The nearly 30-year-old cold case killing of a teen girl in Florida has finally been solved, after investigators using new DNA technology were able to identify both the victim and killer, the Monroe County Sheriff's Department said. Sheriff Rick Ramsay announced Monday that the "Jane Doe" discovered on February 15, 1991, in a wooded area off U.S. 1 was Wanda Deann Kirkum, who was 18 and lived in Hornell, New York.
The case known as “Valentine Jane Doe Homicide” was cold for nearly three decades, but major crimes unit detective Vince Weiner partnered with the Florida Department of Law Enforcement and used new DNA technology to solve the crime, Ramsay said.
Kirkum was seen by witnesses hitchhiking out of Key West on Feb. 14, 1991, the sheriff said. Kirkham was never officially reported missing to police.
Her body was found the next morning by a group of surfers. Authorities say she had been strangled and forensic examination showed she had also been beaten and sexually assaulted.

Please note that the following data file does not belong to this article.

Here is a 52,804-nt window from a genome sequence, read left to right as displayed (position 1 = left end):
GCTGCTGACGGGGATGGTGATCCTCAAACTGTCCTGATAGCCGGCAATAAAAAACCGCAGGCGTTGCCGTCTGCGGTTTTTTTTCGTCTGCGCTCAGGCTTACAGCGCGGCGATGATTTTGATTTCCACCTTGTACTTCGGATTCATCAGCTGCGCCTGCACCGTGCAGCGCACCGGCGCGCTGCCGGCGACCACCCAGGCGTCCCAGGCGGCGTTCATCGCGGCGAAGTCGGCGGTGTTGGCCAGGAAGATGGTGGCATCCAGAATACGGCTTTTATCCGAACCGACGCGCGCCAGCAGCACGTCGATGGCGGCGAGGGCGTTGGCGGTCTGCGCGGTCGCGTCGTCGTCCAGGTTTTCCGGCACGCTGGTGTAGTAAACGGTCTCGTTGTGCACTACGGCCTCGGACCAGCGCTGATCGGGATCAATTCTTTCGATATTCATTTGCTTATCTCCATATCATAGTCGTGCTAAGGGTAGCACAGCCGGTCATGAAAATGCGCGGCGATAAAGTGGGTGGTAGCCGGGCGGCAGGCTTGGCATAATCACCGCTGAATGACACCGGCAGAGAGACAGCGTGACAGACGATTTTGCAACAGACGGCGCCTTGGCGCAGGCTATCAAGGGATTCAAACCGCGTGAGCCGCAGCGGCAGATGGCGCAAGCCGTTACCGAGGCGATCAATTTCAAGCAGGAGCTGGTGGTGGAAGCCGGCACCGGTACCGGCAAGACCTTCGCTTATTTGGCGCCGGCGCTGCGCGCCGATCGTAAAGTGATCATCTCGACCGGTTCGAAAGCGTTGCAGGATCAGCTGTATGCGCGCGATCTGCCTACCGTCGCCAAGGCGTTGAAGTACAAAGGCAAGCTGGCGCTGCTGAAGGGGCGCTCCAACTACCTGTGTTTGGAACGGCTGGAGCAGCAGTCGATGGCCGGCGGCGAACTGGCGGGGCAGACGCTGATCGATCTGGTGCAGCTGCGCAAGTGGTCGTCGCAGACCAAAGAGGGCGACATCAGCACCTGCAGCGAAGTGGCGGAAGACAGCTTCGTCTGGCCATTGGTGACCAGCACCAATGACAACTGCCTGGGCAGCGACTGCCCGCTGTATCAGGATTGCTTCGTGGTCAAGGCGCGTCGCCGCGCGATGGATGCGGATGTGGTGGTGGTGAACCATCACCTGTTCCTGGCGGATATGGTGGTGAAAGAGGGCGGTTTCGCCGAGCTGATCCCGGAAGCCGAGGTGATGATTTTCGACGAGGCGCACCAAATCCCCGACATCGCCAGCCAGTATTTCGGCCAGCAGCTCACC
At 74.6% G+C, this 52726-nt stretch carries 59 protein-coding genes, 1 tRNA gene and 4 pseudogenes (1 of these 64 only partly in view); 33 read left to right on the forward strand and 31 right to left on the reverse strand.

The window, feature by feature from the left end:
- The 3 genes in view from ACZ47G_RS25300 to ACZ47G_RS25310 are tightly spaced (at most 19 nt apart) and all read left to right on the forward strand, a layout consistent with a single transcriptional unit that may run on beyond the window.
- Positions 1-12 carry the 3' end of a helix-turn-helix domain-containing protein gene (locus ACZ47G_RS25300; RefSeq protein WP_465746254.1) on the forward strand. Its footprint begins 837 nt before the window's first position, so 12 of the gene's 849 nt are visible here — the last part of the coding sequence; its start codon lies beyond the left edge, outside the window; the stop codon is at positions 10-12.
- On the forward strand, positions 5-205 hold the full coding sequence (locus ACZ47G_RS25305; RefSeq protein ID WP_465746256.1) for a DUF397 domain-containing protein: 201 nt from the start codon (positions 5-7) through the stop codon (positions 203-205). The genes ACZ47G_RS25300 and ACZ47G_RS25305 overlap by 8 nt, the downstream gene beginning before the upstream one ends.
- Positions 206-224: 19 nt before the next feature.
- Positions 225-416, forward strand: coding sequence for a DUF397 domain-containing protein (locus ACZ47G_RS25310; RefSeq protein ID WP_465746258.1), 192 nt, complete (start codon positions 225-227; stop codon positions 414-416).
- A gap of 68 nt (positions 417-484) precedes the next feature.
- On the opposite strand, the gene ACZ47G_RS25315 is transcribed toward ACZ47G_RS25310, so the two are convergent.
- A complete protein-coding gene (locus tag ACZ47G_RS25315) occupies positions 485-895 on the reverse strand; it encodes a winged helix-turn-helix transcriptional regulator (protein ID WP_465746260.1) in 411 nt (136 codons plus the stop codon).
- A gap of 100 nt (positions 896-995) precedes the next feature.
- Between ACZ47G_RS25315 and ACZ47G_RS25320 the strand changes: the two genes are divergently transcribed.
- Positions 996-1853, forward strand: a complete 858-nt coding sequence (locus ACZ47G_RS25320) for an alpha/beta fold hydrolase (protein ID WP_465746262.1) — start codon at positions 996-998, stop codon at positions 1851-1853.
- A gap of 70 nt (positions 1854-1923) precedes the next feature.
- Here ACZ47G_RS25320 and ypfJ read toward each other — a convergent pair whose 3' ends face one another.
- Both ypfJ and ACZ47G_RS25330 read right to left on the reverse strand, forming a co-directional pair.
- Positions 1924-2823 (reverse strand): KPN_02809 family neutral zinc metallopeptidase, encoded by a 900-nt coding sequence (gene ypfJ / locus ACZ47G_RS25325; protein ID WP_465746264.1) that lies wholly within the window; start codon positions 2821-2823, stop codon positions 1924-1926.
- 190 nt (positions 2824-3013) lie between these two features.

“I would like to personally thank Major Crimes Unit Detective Vince Weiner and the Florida Department of Law Enforcement for their efforts in solving this very serious and tragic crime,” Ramsay said. “This case is a testament and shining example of this agency’s commitment to solving crime, no matter how old the case and no matter the challenges.”
The sheriff said that Kirkum’s killer was identified as Robert Lynn Bradley, who was killed in a homicide in Texas in April 1992. Kirkum's parents are deceased.
DNA evidence was collected from the scene were Kirkum was discovered in 1991. Investigators did not find a match until they collected samples from Bradley's DNA in Tarrant County, Texas, where he was killed.
It is believed that Bradley lived in Miami in late November 1990, investigators said.